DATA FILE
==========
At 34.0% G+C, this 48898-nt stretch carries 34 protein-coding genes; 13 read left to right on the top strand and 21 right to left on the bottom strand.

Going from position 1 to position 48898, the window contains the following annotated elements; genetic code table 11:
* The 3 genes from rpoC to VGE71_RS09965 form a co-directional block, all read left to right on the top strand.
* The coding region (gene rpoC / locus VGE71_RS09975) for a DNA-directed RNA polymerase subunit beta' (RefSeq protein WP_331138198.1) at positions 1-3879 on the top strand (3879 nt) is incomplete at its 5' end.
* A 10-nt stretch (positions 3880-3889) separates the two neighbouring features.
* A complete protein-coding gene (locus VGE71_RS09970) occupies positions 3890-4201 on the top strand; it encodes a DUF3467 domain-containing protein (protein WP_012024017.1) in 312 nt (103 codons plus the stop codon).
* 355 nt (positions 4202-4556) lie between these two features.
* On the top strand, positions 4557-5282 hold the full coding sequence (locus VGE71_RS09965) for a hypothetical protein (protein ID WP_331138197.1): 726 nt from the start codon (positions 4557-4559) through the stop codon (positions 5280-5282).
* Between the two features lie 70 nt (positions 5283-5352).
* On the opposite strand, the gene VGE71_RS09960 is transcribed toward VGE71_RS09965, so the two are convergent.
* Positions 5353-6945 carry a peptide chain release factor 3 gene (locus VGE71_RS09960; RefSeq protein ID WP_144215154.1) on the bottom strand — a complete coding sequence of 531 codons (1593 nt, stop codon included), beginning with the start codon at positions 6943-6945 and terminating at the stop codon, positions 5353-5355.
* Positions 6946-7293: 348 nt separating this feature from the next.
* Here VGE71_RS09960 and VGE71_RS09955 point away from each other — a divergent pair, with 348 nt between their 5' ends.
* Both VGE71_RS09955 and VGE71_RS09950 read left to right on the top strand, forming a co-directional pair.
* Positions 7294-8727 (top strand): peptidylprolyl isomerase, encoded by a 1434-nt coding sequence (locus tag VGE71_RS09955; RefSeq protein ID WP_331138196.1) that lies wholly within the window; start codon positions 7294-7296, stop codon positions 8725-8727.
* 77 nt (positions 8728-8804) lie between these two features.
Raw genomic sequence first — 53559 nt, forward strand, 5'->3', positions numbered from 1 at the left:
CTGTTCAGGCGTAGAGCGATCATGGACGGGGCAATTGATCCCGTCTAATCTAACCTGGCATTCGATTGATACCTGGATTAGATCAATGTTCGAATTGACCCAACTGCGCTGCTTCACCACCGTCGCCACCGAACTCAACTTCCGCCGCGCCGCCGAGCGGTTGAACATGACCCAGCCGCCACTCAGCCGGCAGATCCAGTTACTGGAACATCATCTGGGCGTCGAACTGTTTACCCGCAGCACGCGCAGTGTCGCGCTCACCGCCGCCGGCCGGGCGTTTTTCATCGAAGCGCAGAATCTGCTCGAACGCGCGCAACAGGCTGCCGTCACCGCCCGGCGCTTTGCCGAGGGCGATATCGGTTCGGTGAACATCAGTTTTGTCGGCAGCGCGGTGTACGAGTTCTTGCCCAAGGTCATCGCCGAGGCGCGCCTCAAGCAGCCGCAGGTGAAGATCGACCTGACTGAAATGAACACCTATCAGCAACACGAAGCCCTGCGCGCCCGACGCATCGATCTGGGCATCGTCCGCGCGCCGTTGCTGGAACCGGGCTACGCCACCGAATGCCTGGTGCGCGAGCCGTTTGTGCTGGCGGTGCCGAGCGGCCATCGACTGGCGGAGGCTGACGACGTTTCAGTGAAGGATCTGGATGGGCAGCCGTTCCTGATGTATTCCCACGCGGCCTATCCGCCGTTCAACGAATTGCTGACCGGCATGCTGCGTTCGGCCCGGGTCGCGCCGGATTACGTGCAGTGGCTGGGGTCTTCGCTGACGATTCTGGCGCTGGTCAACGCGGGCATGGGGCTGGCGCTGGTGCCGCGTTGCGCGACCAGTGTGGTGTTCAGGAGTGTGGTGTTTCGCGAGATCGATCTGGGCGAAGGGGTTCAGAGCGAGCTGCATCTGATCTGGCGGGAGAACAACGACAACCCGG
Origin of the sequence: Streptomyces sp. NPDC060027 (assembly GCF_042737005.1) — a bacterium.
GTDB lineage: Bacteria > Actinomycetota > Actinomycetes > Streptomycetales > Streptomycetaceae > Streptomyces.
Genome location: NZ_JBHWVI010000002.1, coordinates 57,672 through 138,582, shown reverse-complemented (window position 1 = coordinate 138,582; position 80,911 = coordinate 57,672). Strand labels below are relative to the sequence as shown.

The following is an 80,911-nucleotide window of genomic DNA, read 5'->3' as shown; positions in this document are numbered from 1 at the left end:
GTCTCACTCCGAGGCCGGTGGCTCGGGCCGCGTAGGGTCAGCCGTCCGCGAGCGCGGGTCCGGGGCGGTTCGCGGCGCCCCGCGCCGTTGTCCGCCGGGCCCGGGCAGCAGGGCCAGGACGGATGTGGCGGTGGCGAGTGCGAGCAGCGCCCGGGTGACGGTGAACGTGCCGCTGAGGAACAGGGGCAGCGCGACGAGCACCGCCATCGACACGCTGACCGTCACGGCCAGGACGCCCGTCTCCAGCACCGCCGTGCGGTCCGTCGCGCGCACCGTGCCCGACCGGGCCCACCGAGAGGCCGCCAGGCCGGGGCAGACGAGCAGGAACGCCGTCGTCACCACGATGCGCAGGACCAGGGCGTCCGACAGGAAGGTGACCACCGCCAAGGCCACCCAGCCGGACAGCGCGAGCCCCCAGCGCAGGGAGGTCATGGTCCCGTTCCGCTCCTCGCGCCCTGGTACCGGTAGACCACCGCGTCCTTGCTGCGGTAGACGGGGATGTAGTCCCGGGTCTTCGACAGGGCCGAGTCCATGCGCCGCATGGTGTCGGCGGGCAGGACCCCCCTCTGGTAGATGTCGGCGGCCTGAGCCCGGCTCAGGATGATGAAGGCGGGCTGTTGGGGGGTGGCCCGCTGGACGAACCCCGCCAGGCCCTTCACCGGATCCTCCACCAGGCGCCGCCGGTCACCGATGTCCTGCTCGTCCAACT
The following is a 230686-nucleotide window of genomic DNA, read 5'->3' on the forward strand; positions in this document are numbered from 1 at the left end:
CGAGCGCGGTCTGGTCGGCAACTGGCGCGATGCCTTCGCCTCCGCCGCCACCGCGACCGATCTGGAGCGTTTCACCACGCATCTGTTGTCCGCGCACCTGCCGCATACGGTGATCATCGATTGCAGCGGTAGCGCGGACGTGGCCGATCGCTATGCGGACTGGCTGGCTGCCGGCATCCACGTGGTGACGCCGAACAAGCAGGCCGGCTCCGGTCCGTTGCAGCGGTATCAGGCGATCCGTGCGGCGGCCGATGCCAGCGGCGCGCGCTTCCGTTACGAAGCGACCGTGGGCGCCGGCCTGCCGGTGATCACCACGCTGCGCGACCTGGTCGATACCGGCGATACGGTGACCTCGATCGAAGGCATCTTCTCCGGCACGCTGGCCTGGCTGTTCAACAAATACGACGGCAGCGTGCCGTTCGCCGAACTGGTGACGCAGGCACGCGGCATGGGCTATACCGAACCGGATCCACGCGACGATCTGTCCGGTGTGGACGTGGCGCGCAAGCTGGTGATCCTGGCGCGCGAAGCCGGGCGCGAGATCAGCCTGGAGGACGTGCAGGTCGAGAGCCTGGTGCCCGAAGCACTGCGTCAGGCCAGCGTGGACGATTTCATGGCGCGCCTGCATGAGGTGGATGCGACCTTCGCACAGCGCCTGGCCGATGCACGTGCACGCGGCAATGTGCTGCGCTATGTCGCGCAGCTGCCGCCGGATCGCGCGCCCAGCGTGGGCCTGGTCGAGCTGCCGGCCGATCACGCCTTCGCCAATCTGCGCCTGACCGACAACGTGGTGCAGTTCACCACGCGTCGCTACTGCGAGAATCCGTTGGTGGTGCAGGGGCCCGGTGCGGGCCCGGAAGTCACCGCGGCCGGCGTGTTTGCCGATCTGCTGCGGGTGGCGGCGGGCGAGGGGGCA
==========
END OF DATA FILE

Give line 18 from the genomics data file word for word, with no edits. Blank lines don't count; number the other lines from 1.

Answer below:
CTGTTCAGGCGTAGAGCGATCATGGACGGGGCAATTGATCCCGTCTAATCTAACCTGGCATTCGATTGATACCTGGATTAGATCAATGTTCGAATTGACCCAACTGCGCTGCTTCACCACCGTCGCCACCGAACTCAACTTCCGCCGCGCCGCCGAGCGGTTGAACATGACCCAGCCGCCACTCAGCCGGCAGATCCAGTTACTGGAACATCATCTGGGCGTCGAACTGTTTACCCGCAGCACGCGCAGTGTCGCGCTCACCGCCGCCGGCCGGGCGTTTTTCATCGAAGCGCAGAATCTGCTCGAACGCGCGCAACAGGCTGCCGTCACCGCCCGGCGCTTTGCCGAGGGCGATATCGGTTCGGTGAACATCAGTTTTGTCGGCAGCGCGGTGTACGAGTTCTTGCCCAAGGTCATCGCCGAGGCGCGCCTCAAGCAGCCGCAGGTGAAGATCGACCTGACTGAAATGAACACCTATCAGCAACACGAAGCCCTGCGCGCCCGACGCATCGATCTGGGCATCGTCCGCGCGCCGTTGCTGGAACCGGGCTACGCCACCGAATGCCTGGTGCGCGAGCCGTTTGTGCTGGCGGTGCCGAGCGGCCATCGACTGGCGGAGGCTGACGACGTTTCAGTGAAGGATCTGGATGGGCAGCCGTTCCTGATGTATTCCCACGCGGCCTATCCGCCGTTCAACGAATTGCTGACCGGCATGCTGCGTTCGGCCCGGGTCGCGCCGGATTACGTGCAGTGGCTGGGGTCTTCGCTGACGATTCTGGCGCTGGTCAACGCGGGCATGGGGCTGGCGCTGGTGCCGCGTTGCGCGACCAGTGTGGTGTTCAGGAGTGTGGTGTTTCGCGAGATCGATCTGGGCGAAGGGGTTCAGAGCGAGCTGCATCTGATCTGGCGGGAGAACAACGACAACCCGG